• LiebermanClinicalServices

8. Owning Your Mistakes

Updated: Jul 26, 2019

Nobody is perfect… but that doesn’t make owning your mistakes any easier.

But owning your mistakes is not only the right thing to do, it’s also a key opportunity to create intimacy and closeness. That may sound counterintuitive, and it doesn’t mean let yourself be careless in your relationship, it just means that for any harm that mistakes might do, might as well also have them do good.

Retake Control

When we make a mistake, it’s usually because we lost control of a situation or ourselves, for example losing your temper and lashing out at your spouse.

The way to regain control of either situation is to first own the mistake, usually with an apology:

“I’m sorry I lashed out at you.”

No Buts About It

The key to owning a mistake is taking complete responsibility for it: “I’m sorry that I [insert action here].” No excuses, no justification, no buts, it’s yours. You own it.

It’s tempting to say “I’m sorry that I [insert action here] but you… [insert reason here].” but then you’re only owning half of the mistake and imposing the rest of the blame on your spouse

Let’s say Wendy recently spilled a cup of hot tea on the floor and lashed out at her husband brad, who had recently mopped it without telling her.

To respond reactively in this scenario, as Wendy did when she lashed out at Brad, is essentially getting angry at her husband for volunteering to clean the kitchen. It’s then more than easy for Brad to get defensive, and then resentment builds, and things go downhill.

But not all is lost.

Even if the damage is done and Wendy lashed out and that started a fight, she can make up for lost ground by owning the mistake of lashing out. In turn, this might encourage Brad to reciprocate and own his mistake of not warning anybody about the wet floor!

So Wendy goes to her husband later and says “I’m sorry I lashed out at you, you don't deserve to be spoken to that way.”

Even though Wendy can’t control where when her husband mops the kitchen she’s still able to take ownership of the mistake and therefore the situation.

And now she can have an honest conversation with Brad, who likes a clean kitchen and regularly volunteers to clean it. This mistake created a great opportunity for her to tell him how much she appreciates what he does, but could he please leave a note warning her of a wet floor so she doesn’t spill tea all over his hard work?

Hard to say no to that.

Using Forgiveness to Recruit Allies In Fighting Problems, Not Each Other

It’s important to own mistakes so that you can recruit allies in diagnosing and solving the problem, rather than making or keeping enemies and adversaries.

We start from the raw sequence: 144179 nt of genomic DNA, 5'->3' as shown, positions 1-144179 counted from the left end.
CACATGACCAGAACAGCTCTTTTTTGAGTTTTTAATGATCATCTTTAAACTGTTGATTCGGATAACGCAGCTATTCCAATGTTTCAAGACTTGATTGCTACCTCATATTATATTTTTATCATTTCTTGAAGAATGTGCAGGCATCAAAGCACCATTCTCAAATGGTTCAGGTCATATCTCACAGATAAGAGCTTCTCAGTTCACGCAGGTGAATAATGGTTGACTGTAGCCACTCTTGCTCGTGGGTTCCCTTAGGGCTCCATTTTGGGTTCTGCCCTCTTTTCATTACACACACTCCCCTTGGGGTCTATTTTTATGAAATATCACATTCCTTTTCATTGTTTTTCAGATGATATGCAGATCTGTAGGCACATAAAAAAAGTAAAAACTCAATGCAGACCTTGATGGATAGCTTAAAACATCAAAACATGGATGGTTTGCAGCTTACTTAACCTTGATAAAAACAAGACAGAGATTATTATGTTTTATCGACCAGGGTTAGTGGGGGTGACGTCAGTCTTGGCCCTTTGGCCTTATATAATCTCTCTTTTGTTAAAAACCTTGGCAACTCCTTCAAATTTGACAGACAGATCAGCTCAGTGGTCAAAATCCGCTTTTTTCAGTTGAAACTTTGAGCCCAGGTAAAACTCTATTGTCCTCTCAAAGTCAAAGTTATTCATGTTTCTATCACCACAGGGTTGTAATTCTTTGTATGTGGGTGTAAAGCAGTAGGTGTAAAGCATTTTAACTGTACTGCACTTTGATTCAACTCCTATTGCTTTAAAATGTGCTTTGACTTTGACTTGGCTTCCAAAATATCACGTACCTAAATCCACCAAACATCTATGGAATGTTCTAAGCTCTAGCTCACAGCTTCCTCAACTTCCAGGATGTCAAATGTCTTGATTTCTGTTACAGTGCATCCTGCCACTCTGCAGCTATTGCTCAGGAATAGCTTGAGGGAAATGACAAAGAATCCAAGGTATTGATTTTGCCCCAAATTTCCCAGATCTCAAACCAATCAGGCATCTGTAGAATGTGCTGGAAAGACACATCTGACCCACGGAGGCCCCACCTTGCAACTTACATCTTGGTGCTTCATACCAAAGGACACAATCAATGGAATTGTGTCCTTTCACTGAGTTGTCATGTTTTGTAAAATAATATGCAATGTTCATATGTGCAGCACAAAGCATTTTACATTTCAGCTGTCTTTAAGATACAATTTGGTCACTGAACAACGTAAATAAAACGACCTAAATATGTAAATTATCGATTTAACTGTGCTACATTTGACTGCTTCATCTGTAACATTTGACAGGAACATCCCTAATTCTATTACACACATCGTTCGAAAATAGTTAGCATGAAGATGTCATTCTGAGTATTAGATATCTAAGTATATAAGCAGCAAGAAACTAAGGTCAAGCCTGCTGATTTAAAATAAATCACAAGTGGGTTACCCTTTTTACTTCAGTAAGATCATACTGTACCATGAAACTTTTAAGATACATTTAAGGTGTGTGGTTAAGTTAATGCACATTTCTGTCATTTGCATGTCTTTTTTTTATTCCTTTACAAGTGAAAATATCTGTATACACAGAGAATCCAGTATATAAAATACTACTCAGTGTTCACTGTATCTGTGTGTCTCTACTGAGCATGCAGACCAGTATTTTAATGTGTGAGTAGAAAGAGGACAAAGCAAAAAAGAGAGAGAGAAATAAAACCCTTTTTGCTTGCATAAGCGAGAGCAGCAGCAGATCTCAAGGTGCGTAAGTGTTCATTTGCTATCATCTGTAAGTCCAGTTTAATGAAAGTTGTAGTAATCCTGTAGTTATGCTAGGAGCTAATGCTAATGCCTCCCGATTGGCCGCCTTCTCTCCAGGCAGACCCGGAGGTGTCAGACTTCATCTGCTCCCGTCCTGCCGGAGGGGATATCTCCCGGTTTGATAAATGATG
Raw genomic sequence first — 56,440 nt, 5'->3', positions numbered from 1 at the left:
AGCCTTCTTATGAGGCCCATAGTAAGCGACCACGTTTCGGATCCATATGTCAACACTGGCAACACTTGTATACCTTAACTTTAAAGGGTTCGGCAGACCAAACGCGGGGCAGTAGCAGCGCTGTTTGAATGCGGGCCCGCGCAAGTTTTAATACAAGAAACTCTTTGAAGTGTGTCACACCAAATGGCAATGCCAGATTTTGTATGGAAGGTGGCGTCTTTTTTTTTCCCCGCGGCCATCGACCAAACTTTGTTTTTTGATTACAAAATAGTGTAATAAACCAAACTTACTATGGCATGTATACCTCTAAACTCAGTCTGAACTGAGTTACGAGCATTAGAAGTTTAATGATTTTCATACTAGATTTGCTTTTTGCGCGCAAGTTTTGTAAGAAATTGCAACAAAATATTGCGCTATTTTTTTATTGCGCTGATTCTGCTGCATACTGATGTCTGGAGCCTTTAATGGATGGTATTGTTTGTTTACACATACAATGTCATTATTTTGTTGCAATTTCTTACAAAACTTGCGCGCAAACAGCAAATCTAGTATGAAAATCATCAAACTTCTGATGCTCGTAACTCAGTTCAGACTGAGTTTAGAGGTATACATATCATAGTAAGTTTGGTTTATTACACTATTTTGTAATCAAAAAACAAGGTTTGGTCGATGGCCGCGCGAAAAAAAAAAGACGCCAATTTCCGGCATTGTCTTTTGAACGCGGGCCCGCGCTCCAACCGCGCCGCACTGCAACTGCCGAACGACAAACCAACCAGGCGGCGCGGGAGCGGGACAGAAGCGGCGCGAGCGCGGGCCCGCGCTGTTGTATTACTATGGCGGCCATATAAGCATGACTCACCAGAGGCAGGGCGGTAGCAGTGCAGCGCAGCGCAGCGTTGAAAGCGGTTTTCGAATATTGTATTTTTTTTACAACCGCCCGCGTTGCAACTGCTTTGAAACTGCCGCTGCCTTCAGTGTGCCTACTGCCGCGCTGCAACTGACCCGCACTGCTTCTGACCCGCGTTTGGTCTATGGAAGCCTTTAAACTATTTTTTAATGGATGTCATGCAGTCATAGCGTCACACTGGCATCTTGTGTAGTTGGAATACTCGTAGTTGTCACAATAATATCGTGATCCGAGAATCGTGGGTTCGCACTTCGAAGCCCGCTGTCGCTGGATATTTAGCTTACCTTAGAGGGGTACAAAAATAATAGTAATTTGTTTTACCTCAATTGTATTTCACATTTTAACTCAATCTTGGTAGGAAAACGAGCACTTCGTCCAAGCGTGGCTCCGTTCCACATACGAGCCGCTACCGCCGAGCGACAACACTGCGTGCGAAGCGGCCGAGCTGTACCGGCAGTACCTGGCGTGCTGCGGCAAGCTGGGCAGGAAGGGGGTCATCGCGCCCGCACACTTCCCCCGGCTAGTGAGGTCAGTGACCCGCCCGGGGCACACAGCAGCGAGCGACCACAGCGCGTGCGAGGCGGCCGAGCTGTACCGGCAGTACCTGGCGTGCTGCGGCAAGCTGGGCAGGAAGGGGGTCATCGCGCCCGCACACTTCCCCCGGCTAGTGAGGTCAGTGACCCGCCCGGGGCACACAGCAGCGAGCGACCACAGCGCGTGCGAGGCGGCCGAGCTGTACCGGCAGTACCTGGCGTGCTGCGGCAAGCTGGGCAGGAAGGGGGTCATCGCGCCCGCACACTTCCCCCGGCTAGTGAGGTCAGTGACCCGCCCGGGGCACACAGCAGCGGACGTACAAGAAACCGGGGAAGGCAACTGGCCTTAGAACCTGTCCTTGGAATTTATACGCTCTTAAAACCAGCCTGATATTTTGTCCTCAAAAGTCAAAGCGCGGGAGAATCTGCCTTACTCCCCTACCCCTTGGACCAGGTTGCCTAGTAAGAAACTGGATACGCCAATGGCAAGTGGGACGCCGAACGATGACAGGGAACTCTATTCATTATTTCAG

Sure, you can have an honest conversation about things that are bothering you at any time, and proactive people do try to have those conversations before blowing up at each other as much as possible. But no matter how self-aware we are, there are bound to be pet peeves that sneak up on us and there are bound to be times when we make mistakes.

And when our partner makes a mistake, we can see that as an opportunity to solve a problem with them rather than find a problem about them.

For example, when Wendy lashed out at Brad, he can be reactive and snap back, or he can be proactive and understand that this moment is about bringing a problem to his attention, not starting a fight.

After Wendy owns her mistake and apologizes for it, they can move on to figuring out what’s really bothering her.

It’s best to avoid fighting if you can, because it’s painful when someone lashes out at you, and you never know how much damage those moments can cause.

But mistakes and conflict are inevitable in every relationship. The goal is to minimize the damage by being proactive, and creating a positive experience out of them by owning your mistakes. That’s the best that anyone can do.

Think of The Example You Set

Even mental health professionals face the same exact challenges in their marriages and with raising families as everyone else:

“I once went to a mental health conference with some of my best colleagues. The last part of the conference was about parenting and the speaker was speaking about the dangers of couples arguing in front of their children.
As I got into the car with some of my colleagues, the session had me thinking deeply about that last part and about my own children. At one point I turned off the radio and asked the car of mental health professionals, “how many of us have blown it and fought with our spouses at one time or another in front our kids?”
We all agreed it was a bad thing to do, but from time to time we would make that mistake. I turned on the radio again and continued driving, but there was still something nagging me. Soon I turned the radio off again and asked: "So all of us admit blowing it in front of our children and fighting with our spouse; how many of us ever apologized in front of our children?"
None of us including myself ever had. Why not? What a missed opportunity. How powerful of a lesson would it be, that after my spouse and I work through the argument, to be able to say in front of my kids. "I’m sorry I yelled at you honey, I was out of line.”
And for my spouse to accept the apology. The idea that we can make mistakes and own them would be an awesome lesson for our kids. Now my wife and I make a point not only to work through our arguments, own our mistakes, forgive ourselves and each other, but we do it openly so that our children know how to do it”

Think of how your children will grow up if they’re used to being part of a family that knows how to own mistakes and if this comes second nature to them. They’ll be sure to develop meaningful and healthy relationships throughout their lives from mastering these skills, and so will you!

Happy relationshipping!

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